How far would the pharmaceutical industry go to stop legislation that would make it easier for people to import drugs from Canadian Web sites? Would it fund a terrorist attack? Would it commission a mystery thriller to scare the American public into opposing the legislation by telling a story of Bosnian Muslim terrorists somehow infecting the pills, thereby killing many people? Would the idea for such a potboiler come from a D.C. divorce lawyer and a friend at Pharmaceutical Research and Manufacturers of America?
The idea of the industry funding a terrorist attack is clearly fiction, part of a novel, "The Karasik Conspiracy," due out early next year. The rest . . . is not all together clear.
Lloyd Grove, our former colleague who now dishes gossip for the New York Daily News, recently reported that PhRMA has "secretly commissioned a thriller novel whose aim was to scare the living daylights out of folks who might want to buy cheap drugs from Canada." He said divorce lawyer Mark Barondess had approached Los Angeles-based Phoenix Books with the idea.
Barondess, who has multiple sclerosis, is on PhRMA's side of the drug importation argument. He has argued publicly that the cheaper drugs from Canada might not be as safe as U.S. prescription drugs. He has represented CNN's Larry King, whose foundation has also argued against loosening the rules on drug importation. (King calls the novel "dazzling" in a blurb on the front cover.)
Kenin Spivak, a Californian telecommunications entrepreneur, studio executive and more, joined the book project, partnering with the original author, Julie Chrystyn. Spivak said yesterday that PhRMA commissioned the project from Phoenix Books, headed by Michael Viner; "wanted the book dumbed down for women"; and insisted that the original Croatian bad guys be Muslims. So the authors made them Bosnian Muslims.
Spivak said PhRMA made a number of payments to Phoenix, but in July said it didn't like the book and was withdrawing from the project. A proposed $100,000 settlement to drop the book was rejected when PhRMA insisted that the authors promise never to say anything bad about the pharmaceutical industry, Spivak said.
PhRMA tells a different story.
Senior Vice President Ken Johnson said yesterday that Barondess brought the book idea to "a yo-yo" at the trade association. No book was commissioned by the association's leaders, he said, and when they found out about it, they stopped it. Barondess did not return calls for comment.
Johnson said the industry did not have to rely on "pulp fiction and loony tunes" to make its case to Congress and the public.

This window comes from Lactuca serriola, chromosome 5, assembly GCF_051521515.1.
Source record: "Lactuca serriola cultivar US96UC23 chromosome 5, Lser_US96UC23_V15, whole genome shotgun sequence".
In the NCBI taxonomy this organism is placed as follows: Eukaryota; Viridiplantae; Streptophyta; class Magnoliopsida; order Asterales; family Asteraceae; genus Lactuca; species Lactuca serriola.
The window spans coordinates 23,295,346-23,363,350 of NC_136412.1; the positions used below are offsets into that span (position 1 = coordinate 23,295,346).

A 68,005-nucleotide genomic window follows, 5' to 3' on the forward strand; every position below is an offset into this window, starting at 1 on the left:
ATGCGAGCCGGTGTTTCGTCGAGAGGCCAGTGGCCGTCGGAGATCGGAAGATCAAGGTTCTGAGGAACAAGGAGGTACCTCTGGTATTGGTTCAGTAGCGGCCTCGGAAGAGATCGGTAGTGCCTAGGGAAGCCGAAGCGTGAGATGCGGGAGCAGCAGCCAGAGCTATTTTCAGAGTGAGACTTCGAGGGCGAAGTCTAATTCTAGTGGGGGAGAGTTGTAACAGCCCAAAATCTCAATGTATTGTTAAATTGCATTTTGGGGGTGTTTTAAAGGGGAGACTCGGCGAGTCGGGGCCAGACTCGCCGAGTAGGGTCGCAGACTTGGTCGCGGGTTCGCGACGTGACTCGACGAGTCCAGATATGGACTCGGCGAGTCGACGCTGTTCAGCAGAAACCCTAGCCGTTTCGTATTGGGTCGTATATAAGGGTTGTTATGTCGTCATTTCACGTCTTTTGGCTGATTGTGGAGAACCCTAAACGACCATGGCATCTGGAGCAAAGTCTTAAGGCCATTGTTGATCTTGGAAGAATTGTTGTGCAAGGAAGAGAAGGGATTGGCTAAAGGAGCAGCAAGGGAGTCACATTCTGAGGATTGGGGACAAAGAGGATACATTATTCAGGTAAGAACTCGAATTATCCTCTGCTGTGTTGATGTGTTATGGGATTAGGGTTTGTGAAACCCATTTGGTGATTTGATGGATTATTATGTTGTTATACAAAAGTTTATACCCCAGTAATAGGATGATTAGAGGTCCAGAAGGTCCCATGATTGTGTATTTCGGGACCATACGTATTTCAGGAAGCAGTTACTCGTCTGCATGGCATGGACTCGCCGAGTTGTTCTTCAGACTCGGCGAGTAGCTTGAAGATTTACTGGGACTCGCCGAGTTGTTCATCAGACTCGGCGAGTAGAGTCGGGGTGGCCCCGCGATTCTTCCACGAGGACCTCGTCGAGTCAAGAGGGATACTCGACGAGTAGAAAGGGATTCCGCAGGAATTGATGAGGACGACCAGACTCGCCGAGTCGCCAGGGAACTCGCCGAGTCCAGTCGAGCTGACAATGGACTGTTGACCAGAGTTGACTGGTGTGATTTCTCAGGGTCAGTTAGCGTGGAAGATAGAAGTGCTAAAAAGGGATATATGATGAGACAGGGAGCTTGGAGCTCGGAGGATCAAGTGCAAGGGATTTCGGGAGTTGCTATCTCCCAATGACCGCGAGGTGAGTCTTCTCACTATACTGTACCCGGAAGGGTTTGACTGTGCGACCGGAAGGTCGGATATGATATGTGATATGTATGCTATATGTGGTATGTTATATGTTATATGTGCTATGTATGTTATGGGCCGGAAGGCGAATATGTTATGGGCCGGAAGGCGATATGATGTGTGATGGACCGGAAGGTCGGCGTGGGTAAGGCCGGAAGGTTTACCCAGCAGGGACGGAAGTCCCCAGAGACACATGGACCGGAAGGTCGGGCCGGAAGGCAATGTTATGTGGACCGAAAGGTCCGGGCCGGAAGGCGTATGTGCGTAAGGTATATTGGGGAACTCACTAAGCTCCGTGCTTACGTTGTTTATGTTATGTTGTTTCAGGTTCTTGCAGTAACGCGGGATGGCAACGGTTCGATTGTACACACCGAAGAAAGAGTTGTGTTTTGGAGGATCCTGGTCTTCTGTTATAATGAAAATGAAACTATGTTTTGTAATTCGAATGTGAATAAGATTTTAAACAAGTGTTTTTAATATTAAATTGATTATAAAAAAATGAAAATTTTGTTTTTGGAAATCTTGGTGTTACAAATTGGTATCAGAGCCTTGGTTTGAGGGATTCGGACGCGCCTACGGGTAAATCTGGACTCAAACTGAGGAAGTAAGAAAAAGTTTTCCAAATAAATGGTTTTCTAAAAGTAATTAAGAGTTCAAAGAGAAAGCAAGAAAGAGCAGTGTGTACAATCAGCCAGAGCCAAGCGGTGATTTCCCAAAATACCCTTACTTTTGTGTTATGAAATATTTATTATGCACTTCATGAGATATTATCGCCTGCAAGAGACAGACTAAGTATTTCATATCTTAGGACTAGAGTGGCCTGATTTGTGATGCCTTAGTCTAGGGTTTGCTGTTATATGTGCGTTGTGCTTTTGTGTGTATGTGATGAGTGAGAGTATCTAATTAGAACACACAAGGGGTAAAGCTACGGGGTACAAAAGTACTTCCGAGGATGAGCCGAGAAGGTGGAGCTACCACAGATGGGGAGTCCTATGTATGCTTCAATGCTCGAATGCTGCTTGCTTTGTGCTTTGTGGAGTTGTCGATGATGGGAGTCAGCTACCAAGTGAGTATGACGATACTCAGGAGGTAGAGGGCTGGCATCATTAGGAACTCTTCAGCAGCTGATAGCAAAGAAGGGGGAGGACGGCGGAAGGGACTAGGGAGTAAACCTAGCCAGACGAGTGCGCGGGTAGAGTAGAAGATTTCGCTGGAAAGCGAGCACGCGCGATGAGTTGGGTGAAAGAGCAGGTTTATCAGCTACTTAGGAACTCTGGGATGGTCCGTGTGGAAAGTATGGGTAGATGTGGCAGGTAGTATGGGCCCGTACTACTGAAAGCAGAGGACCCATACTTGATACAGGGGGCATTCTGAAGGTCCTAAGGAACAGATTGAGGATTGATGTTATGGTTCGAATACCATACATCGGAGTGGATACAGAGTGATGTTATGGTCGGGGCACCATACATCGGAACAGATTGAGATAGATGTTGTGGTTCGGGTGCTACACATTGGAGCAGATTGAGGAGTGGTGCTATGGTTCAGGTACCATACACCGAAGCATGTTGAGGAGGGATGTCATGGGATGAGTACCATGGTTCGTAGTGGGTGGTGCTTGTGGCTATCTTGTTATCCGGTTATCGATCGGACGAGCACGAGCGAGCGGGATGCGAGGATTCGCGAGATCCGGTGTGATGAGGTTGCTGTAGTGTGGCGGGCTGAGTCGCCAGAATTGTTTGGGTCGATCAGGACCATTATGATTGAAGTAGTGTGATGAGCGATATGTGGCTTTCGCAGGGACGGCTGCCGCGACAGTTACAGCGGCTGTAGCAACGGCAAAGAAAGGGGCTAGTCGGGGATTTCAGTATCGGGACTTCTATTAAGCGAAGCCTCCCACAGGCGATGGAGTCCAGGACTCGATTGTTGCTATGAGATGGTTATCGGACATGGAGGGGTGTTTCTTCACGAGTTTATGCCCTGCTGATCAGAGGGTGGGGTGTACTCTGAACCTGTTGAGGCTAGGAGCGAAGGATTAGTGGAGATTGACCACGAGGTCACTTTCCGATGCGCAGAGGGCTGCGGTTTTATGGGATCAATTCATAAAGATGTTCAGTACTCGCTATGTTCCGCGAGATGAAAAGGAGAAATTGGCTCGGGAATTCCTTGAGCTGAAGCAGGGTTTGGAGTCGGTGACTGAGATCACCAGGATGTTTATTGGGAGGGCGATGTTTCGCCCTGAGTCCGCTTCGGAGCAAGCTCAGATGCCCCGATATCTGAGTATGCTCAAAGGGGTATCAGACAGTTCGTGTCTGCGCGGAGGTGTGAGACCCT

"This absolutely was not a project that was approved or pursued by the leaders of PhRMA. . . . This was a screwball idea," he said.
Johnson said some money was paid to cover research costs. He said PhRMA head Billy Tauzin "read the riot act" to staffers involved in the project and instituted controls to prevent such a thing from happening again.
Spivak and Chrystyn are going ahead with their version of the book. Now there are bad guys of different faiths, and there's also a drug company that funds a terrorist attack.
And if the story couldn't get any odder, the editor for awhile was Jayson Blair, who famously made up stories at the New York Times.
A Progressive Move
Melody Barnes moves up from senior fellow to executive vice president for policy, a new post, at the Center for American Progress. Barnes also will be active in the American Progress Action Fund, which is "dedicated to transforming progressive ideas into policy through action, including advocacy, lobbying and public education." The center is headed by former Clinton chief of staff John D. Podesta. Barnes earlier served as chief counsel to Sen. Edward M. Kennedy (D-Mass.) on the Senate Judiciary Committee.
Also, in and about town . . . William K. Coulter has risen from the now-defunct Coudert Brothers law firm to join the ever-growing government affairs practice at DLA Piper Rudnick Gray Cary. Coulter earlier was general counsel of COMSAT International Communications.
Amy Jackson is leaving the Office of the U.S. Trade Representative, where she has been senior trade negotiator for Korea. Next month, she joins C&M International, a subsidiary of the Crowell & Moring law firm. Doral Cooper, head of C&M International and a former assistant U.S. trade rep, says the shop represents KITA (the Korean International Trade Association).
Jackson said her post is not covered by the government's one-year ban on lobbying one's former colleagues, although she is bound by the more general ethics restriction on any particular matter she might have worked on.